Posttraumatic growth in cancer patients and partners - Effects of role, gender and the dyad on couples' posttraumatic growth experience

Department of Psychiatry, University Hospital of Zurich, Switzerland.
Psycho-Oncology (Impact Factor: 2.44). 01/2010; 19(1):12-20. DOI: 10.1002/pon.1486
Source: PubMed


Little is known about factors influencing positive effects in couples facing a cancer diagnosis.
A heterogeneous sample of 224 couples from a multi-site study (four oncology units) completed questionnaire surveys including the Posttraumatic Growth Inventory (PTGI) as a measure of positive psychological effects.
The data demonstrated that all three investigated factors--gender, role (patient vs partner) and the dyad (belonging to any of the 224 couples)--significantly contributed to variation in PTGI total scores and subscales. Variability between couples (factor dyad) appeared stronger than variability between patient and partner participants (factor role) and between male and female participants (factor gender). Role and gender analysis showed that patients demonstrated higher levels of posttraumatic growth than partners; and female participants scored higher on PTGI than males. Male patient-female partner pairs show greater association in their experience of posttraumatic growth than female patient-male partner pairs. Correlations also suggested that, regardless of the gender and role composition, patients and partners may experience parallel growth.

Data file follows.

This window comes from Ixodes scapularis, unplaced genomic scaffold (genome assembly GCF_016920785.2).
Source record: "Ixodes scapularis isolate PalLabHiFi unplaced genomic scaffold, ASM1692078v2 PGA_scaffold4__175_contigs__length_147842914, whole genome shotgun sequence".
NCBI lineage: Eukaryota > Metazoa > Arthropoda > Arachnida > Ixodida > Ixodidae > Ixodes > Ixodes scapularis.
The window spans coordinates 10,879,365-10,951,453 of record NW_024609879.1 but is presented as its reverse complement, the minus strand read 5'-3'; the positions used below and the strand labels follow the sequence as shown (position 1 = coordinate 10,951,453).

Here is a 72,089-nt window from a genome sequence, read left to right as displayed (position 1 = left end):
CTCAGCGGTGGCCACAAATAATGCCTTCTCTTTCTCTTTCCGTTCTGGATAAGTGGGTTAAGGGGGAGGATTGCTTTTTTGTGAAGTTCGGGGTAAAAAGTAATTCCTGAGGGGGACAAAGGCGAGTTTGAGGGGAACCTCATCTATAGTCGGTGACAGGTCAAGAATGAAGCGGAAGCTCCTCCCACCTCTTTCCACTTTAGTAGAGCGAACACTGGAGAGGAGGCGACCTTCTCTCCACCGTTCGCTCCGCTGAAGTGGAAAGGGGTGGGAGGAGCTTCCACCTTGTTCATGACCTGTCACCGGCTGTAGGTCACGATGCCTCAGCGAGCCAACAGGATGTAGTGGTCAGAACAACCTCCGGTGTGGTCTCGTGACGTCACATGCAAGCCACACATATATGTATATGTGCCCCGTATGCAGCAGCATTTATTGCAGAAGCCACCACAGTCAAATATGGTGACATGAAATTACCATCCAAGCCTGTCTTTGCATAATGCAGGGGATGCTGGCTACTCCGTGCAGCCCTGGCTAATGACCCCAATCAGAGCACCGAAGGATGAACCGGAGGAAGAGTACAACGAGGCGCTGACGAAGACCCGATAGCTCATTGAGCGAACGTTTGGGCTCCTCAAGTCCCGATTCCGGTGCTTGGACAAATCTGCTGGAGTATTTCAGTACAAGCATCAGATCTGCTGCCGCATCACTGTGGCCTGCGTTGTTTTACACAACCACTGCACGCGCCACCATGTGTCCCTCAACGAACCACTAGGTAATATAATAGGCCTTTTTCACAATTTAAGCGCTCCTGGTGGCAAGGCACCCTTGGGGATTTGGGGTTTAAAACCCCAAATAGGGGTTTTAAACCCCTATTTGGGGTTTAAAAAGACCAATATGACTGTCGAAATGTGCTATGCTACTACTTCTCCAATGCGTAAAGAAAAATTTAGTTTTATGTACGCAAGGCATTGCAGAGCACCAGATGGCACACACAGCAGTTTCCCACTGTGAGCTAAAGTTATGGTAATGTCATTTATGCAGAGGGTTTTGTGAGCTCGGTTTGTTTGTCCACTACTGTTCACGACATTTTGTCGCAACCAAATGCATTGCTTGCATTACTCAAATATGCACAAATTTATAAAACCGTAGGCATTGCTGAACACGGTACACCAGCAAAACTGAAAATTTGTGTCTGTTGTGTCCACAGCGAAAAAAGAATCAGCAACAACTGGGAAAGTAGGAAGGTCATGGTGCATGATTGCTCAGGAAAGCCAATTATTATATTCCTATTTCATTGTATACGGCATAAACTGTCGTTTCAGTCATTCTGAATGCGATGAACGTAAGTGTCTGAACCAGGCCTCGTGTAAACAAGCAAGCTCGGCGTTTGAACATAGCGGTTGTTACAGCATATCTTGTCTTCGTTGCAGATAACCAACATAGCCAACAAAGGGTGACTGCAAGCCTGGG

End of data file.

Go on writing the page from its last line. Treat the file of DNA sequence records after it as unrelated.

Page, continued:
Our findings indicate that positive psychological experiences may be shared by partners affected by cancer in similar ways as have been shown for negative psychological effects. Intra-couple similarities or processes may have a more important function in experiencing benefits than factors like gender or being the patient or the partner. These results underline the importance of a family approach to understanding negative and positive psychological effects of cancer.

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    • "The second most influential factor was the person's role in the couple. Thus, whereas gender seems to have more influence than does role on negative psychological experiences (Hagedoorn et al., 2008), the couple dyad and role have a stronger and more consistent influence when it comes to positive psychological experiences (Zwahlen, et al., 2010). The fact that role and the dyad appear to explain the variability between couples on most of the PTGI scales suggests that PTG is more related to having directly experienced cancer (survivor) and to the particular relationship that each couple has (dyad), which, in turn, would support the idea that the partner's PTG may be dependent on that of the survivor and on the special bond they maintain, in a process of PTG that is vicarious rather than secondary. "

    01/2016; Springuer.